VoLTE is short for “voice-over-LTE,” which means making and receiving calls using the 4G LTE data network rather than the traditional cellular voice connection. VoLTE is a big thing in telecommunication circles at the moment because LTE does not natively support voice calls. It’s a data-only network; this is one of the reasons why LTE is a simpler network to set up for the carriers and why it has significantly higher capacity, faster transmission speeds and reduced latency. VoLTE systems convert the voice call into data, which is then sent along your data connection. For the purposes of this article, let’s suppose that the data is decoded at the other handset but this is not always the case; networks have a complicated system to ensure that your call is routed and converted to wherever it needs to. Carriers – and you – should be interested in VoLTE for three reasons and the first is that your handset does not easily and seamlessly move to LTE from other networks. If you are browsing a website using LTE and a traditional voice call comes in, your device will drop to a 2G or 3G network to handle the call. Once the call has concluded, your handset will only upgrade to 4G LTE when the connection is idle. Different network operators and devices handle this in different ways, with some making you wait until you’ve finished your session, some use the handover from cell to cell and others giving you the inelegant solution of breaking the connection for you and making you wait. You probably switched to a LTE device because you didn’t want to wait, right? The other reason why VoLTE is a big thing is that voice converted to data is an efficient use of bandwidth resource. And finally, VoLTE can take advantage of the higher network speeds to enhance the audio quality beyond conventional means.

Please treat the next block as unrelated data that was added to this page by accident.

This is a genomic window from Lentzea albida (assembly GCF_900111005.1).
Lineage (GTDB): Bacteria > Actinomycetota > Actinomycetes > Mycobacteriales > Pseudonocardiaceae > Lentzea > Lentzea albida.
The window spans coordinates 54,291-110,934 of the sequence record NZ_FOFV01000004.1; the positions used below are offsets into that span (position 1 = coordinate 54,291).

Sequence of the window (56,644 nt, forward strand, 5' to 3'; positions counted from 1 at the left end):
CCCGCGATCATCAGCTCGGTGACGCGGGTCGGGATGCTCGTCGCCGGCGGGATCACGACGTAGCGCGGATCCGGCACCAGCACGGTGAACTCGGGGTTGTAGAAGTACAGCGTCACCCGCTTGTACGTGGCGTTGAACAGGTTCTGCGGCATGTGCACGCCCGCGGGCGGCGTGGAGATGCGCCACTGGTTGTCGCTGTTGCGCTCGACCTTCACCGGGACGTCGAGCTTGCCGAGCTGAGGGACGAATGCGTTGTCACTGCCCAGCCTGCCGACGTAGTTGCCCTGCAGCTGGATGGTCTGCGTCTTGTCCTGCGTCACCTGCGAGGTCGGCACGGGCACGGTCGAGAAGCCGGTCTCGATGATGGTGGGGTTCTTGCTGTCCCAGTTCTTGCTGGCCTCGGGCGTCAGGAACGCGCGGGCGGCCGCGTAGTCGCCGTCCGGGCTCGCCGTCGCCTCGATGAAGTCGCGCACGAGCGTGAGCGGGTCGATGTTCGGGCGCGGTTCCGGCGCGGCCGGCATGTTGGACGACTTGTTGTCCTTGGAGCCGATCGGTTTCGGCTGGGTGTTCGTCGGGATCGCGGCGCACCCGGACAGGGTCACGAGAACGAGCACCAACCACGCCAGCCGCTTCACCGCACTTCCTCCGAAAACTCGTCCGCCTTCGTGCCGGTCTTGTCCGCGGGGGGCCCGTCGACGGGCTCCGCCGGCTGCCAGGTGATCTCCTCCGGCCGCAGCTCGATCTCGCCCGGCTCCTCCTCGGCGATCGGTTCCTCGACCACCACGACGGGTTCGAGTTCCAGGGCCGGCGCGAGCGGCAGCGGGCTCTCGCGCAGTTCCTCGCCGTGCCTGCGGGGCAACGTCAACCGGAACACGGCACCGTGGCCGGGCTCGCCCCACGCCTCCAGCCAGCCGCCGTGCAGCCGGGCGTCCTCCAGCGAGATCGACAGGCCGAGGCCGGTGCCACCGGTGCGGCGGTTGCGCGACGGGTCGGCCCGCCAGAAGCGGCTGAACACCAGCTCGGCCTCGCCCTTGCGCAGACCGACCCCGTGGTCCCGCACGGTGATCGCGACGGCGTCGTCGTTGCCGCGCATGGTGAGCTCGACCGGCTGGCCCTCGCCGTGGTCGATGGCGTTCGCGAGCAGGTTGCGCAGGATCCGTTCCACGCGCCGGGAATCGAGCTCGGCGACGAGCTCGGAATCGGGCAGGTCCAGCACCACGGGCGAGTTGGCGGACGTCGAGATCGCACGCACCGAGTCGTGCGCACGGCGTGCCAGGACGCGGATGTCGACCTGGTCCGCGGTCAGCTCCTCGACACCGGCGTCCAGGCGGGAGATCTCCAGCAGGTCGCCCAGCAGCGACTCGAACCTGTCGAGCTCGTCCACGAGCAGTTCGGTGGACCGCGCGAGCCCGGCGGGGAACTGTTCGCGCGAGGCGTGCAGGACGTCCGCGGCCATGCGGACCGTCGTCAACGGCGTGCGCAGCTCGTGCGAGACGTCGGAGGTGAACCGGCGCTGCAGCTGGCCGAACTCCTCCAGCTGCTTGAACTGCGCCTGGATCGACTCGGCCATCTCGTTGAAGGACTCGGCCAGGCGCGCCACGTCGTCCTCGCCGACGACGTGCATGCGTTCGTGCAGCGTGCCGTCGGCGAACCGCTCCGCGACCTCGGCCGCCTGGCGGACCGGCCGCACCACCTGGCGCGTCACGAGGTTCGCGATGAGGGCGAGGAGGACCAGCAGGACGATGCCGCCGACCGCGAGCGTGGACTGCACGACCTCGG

AT&T have said at the CTIA event, Las Vegas, that they are working with several other carriers to bring direct VoLTE calling between their networks. Providing users have the necessary handset (the Samsung Galaxy S5 and the new iPhones have native VoLTE) and the right network connection, this plan will mean that you’ll be able to take advantage of clearer calls and not breaking your LTE connection when you use your smartphone to talk with people. AT&T have already launched VoLTE across areas of Illinois, Indiana, Minnesota and Wisconsin and is able to take advantage of their network’s ability to downgrade the call from VoLTE to a 2G or 3G network without dropping the connection. This ability will need to be mirrored with other GSM carriers such as T-Mobile USA. Unfortunately, the ability to downgrade the connection in this way isn’t available for CDMA-based networks nor may a network upgrade from 2G or 3G to 4G without breaking the connection.
AT&T’s Kris Rinna explained that the network is currently undergoing trials with different carriers to bring the service to the market. She cites some of the difficulties are associated with the asymmetrical speeds of LTE networks (download speeds are much higher than upload speeds); VoLTE requires a symmetrical network speed environment. There are also billing and routing issues to be ironed out. In short, there is a lot of interoperational testing that needs to be carried out first, but cross-network VoLTE will be beneficial for the industry. It’s good to see the carriers working together rather than fighting.